"Decision or policy makers must choose where to direct limited resources, generally towards the greatest return on investment. Yet comparing differing ESG ROI, say trees planted versus food recovered, was difficult. A Human Impact Unit is the magnitude of your impact, relative to the size of the problem being solved per person. Say a Board is faced with two projects: a nationwide food rescue program that can redirect 4,000,000 pounds of food per year for a $180,000 annual budget, or an USA-based tree planting effort that sequesters up to 24 tons of carbon per year by planting 1,000 trees for a one-time $500,000 investment. USA-based Hu calculations estimate that 1 Hu is achieved for every 23.4 pounds of food rescued, or 16.4 tons of CO2 reduction. In this case, that means the food rescue proposal is worth 170,940 Hu, and the tree planting project is worth 1.46 Hu. When simplistically comparing project costs over 10 years, a decade of food recovery support will cost $1.8 million, where 1,000 trees require a one-time cost of $500,000. Simplistically dividing each return by the investment, the food recovery project yields 0.095 Hu per dollar, where the tree planting effort yields 0.00000292 Hu per dollar - showing that the food recovery project returns more than 32,000 times the ESG value of the tree planting project. Direct comparisons of the Human impact returned allow ESG investments to remain equitable, no matter the location or application."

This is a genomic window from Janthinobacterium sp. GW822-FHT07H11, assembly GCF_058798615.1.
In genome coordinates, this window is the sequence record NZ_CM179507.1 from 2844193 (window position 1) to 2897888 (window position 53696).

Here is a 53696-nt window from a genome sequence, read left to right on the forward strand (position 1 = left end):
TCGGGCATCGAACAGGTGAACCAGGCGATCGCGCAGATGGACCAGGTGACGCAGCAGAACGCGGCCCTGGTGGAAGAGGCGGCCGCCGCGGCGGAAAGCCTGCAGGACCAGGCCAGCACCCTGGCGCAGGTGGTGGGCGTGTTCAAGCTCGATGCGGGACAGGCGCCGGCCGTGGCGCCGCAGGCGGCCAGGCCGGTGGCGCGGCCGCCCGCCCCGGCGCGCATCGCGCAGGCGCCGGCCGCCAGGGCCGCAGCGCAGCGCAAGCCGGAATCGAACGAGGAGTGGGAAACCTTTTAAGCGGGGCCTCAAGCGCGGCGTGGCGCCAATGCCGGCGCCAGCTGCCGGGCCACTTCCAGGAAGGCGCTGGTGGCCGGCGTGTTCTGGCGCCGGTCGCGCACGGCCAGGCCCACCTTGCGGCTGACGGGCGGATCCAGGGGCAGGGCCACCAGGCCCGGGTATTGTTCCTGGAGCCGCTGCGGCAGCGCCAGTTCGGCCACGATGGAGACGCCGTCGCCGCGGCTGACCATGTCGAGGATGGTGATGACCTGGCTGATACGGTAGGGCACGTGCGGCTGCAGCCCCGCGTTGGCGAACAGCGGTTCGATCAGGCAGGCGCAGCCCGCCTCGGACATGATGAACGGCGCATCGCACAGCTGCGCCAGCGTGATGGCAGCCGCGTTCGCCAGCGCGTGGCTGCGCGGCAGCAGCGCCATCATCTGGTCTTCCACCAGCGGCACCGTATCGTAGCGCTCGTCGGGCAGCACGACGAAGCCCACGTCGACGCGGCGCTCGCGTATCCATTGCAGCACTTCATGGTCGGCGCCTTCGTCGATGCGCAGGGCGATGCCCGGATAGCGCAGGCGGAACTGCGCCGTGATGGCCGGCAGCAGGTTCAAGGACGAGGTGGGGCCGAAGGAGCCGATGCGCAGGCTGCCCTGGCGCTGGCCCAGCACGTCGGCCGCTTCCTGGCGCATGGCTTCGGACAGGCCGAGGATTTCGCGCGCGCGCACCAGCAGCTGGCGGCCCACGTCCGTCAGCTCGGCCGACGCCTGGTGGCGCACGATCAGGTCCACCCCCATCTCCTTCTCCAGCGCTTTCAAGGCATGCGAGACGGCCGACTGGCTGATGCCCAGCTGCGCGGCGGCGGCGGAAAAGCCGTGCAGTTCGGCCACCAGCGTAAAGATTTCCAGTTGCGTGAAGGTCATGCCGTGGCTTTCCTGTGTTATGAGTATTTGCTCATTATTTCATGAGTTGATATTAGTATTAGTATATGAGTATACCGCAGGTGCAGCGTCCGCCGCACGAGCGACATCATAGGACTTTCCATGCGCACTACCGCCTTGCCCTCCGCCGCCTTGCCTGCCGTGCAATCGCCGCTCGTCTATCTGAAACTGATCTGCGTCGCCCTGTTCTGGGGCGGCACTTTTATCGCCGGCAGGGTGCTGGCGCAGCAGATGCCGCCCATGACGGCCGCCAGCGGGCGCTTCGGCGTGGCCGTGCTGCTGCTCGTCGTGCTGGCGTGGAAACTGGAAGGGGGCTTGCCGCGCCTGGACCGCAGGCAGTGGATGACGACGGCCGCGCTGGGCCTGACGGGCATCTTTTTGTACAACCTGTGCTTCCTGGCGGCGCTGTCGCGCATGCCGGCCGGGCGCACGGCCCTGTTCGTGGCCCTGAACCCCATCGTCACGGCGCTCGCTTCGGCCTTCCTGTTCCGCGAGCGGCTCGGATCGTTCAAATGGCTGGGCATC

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Is there a best practice for Hu analysis?

Yes. ESG RACs has created a template that helps analysts, academics, or consultants simplify their approach to beginning, completing, and communicating a meaningful Hu analysis which can be downloaded here or by clicking the icon to the left. This template can be used for any analysis from a high level gap evaluation to an in-depth evaluation of a multifacted organization, or anything in between. If you would like an experienced partner to help consult or perform an Hu analysis, please contact us today for this template, or to be connected with an expert who can help!